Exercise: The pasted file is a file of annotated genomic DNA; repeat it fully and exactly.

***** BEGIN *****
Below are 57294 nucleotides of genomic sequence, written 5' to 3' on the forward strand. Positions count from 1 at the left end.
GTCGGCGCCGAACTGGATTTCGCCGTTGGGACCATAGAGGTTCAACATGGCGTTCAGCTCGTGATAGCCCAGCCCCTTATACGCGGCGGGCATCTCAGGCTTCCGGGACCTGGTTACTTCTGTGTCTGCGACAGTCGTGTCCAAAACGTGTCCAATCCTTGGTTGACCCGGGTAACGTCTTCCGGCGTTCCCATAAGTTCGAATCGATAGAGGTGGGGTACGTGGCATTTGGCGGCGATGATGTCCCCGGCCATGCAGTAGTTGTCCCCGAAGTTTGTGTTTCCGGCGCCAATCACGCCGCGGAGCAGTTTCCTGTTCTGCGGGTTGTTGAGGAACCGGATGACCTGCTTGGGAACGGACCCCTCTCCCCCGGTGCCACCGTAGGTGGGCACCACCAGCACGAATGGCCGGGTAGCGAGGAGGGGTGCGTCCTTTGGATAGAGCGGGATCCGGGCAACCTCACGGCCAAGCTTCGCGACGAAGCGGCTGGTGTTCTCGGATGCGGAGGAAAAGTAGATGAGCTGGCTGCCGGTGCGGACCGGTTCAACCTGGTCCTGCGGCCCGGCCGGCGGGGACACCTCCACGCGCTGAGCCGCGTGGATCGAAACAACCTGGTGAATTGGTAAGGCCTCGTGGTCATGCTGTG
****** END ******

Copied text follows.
Below are 57294 nucleotides of genomic sequence, written 5' to 3' on the forward strand. Positions count from 1 at the left end.
GTCGGCGCCGAACTGGATTTCGCCGTTGGGACCATAGAGGTTCAACATGGCGTTCAGCTCGTGATAGCCCAGCCCCTTATACGCGGCGGGCATCTCAGGCTTCCGGGACCTGGTTACTTCTGTGTCTGCGACAGTCGTGTCCAAAACGTGTCCAATCCTTGGTTGACCCGGGTAACGTCTTCCGGCGTTCCCATAAGTTCGAATCGATAGAGGTGGGGTACGTGGCATTTGGCGGCGATGATGTCCCCGGCCATGCAGTAGTTGTCCCCGAAGTTTGTGTTTCCGGCGCCAATCACGCCGCGGAGCAGTTTCCTGTTCTGCGGGTTGTTGAGGAACCGGATGACCTGCTTGGGAACGGACCCCTCTCCCCCGGTGCCACCGTAGGTGGGCACCACCAGCACGAATGGCCGGGTAGCGAGGAGGGGTGCGTCCTTTGGATAGAGCGGGATCCGGGCAACCTCACGGCCAAGCTTCGCGACGAAGCGGCTGGTGTTCTCGGATGCGGAGGAAAAGTAGATGAGCTGGCTGCCGGTGCGGACCGGTTCAACCTGGTCCTGCGGCCCGGCCGGCGGGGACACCTCCACGCGCTGAGCCGCGTGGATCGAAACAACCTGGTGAATTGGTAAGGCCTCGTGGTCATGCTGTG